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Copyright 2013 © Peter Lowry

Complaints, comments, criticisms and compliments can be sent to  peter@lowry.me

Any idiot can play blackjack.

Sunday, November 17th, 2013

Periodically Babel-on-the-Bay tries to be helpful to Ontario gamblers. It is not that the rules are all that different but in Ontario you have two strong government ministries fighting over which one really rules gambling. It can also be fun to write about something you know about.

The one firm rule learned in years of dealing, playing and studying this game is that any idiot can play blackjack—and often does. And we can state categorically that having played blackjack in casinos around the world, it is our opinion that the very worst players are right here in the Province of Ontario. Be warned, you do not make friends by expressing that opinion at the gaming tables.

The problem is that many gamblers we see at Rama should be getting a charitable receipt from the casino for their donations. They make the classic mistakes of gamblers everywhere: They fail to manage their money; they do not increase their wager as they win; they try to guess the next card; they are suckers for silly propositions; they think playing two spots will reduce their losses; and they have no idea when to quit.

One of the rules about Ontario casinos and probably casinos everywhere is that you have to be an adult to play. Being of the age of majority, you are expected to manage your own money. Set a budget and stick to it. The casino does not need more of your money.

You win some and you lose some. Depending on how well you know the odds and play blackjack, you can win as much as 48 out of every 100 hands. If it goes in a win-lose-win-lose sequence it would be a waste of time because eventually the casino will have all your money. What makes it more interesting is that wins and losses tend to come in groups. A long series of losses drives people from the table. A long series of wins will only pay off if you increase your bet during that streak. You parlay your bet by keeping some of your winnings as profit and sending the rest out to win more.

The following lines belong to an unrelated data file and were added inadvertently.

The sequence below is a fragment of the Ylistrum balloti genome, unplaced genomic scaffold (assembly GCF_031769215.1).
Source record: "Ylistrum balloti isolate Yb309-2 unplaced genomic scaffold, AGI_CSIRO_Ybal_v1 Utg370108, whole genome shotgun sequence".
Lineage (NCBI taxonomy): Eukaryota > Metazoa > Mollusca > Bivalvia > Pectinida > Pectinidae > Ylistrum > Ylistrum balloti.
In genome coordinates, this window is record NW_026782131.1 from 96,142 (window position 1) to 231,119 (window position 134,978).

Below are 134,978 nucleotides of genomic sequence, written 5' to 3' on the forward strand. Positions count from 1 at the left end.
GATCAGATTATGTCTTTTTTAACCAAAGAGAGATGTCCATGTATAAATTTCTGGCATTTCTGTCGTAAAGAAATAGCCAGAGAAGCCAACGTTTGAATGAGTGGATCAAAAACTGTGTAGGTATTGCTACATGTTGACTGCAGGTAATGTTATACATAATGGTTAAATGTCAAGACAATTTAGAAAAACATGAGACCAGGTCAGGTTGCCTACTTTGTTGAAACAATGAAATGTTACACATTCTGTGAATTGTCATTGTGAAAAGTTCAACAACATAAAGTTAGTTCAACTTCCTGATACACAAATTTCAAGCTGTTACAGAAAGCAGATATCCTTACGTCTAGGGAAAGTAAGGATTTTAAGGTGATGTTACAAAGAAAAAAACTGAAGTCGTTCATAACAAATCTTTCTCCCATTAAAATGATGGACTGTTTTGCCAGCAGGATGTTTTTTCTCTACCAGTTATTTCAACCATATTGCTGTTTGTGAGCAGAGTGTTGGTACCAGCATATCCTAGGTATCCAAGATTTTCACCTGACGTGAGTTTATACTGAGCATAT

People who hem and haw over drawing a card can drive good players crazy. If you are that new to the game, get one of those cue cards that explain when to hit or stay. You cannot guess the next card from a six or eight deck shoe. Just remember that the average card out of the shoe is a seven, not a face card.

And always remember that any of those propositions such as getting a perfect pair on your first two cards offers a great profit margin to the casino. Stick to bets where you know the odds.

The problem player is the one who wants to play two spaces. They see it as balancing their losses. They are wrong. The casino will let the person do it because the player can lose twice as fast. What annoys good players is these idiots can delay the game, make amateur mistakes and think they know what they are doing.

A final note on this subject for Ontario gamblers: you will be much happier about your gambling experience if you go home before you run out of money. Winning can be a very pleasant experience but leave some for the next player—casinos do not lose very often.

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Copyright 2013 © Peter Lowry

Complaints, comments, criticisms and compliments can be sent to  peter@lowry.me

Prince Charles as a senior citizen.

Saturday, November 16th, 2013

At a time when most wage earners are retiring Prince Charles, Prince of Wales and Duke of Cornwall is still waiting to do the job he was supposedly born to. He and his lovely wife Camilla, Duchess of Cornwall, celebrated his birthday number 65 this week in Sri Lanka. Charles was in Sri Lanka to represent mommy at the Commonwealth Conference.